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01-04-2019 | Original Article | Uitgave 6/2020

Psychological Research 6/2020

Task structure boundaries affect response preparation

Psychological Research > Uitgave 6/2020
Savannah L. Cookson, Eliot Hazeltine, Eric H. Schumacher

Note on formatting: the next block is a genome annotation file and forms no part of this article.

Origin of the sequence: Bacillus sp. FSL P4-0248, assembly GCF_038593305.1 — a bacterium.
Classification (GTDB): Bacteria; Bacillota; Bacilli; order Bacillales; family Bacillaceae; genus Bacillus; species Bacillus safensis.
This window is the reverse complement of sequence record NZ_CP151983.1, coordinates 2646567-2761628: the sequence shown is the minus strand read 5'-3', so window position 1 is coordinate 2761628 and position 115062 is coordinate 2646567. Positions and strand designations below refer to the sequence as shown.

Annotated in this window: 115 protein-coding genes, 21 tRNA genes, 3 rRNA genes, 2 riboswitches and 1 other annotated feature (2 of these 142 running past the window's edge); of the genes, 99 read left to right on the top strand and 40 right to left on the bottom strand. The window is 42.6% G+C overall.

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Does cognitive control operate globally (across task sets) or locally (within a task set)? Recently, two of the current co-authors (Hazeltine and Schumacher 2016; Schumacher and Hazeltine 2016) proposed that humans represent tasks as task files: hierarchically structured, compartmentalized subsets of our current goals and motivations, task instructions, and relevant stimuli and responses that are selected during task performance according to associated contextual rules. Here, we hypothesize that these task representations bound the implementation of cognitive control at distinct levels of this hierarchical structure. To investigate how task structure influences the implementation of control processes, we conducted a pair of experiments that utilized a precuing procedure. To manipulate task structure, we gave participants mappings in which two stimulus sets were either mapped so that each set was separated by response hand or both sets were interleaved across hands. In Experiment 1, participants responded to sets of images distinguished by their semantic category; in Experiment 2, they responded to sets based on different perceptual features (viz., location or color). During each experiment, precues could give information about the stimulus category or response hand for the upcoming target. The results indicate that participants with separated mappings represented the task hierarchically, while those with interleaved mappings did not. This pattern was consistent across experiments, despite the differences in the way that each set of stimuli influenced representation of the low-level task features. These findings suggest that task structure can be represented hierarchically, and that this structure supports distinct cognitive control processes at different hierarchical levels.

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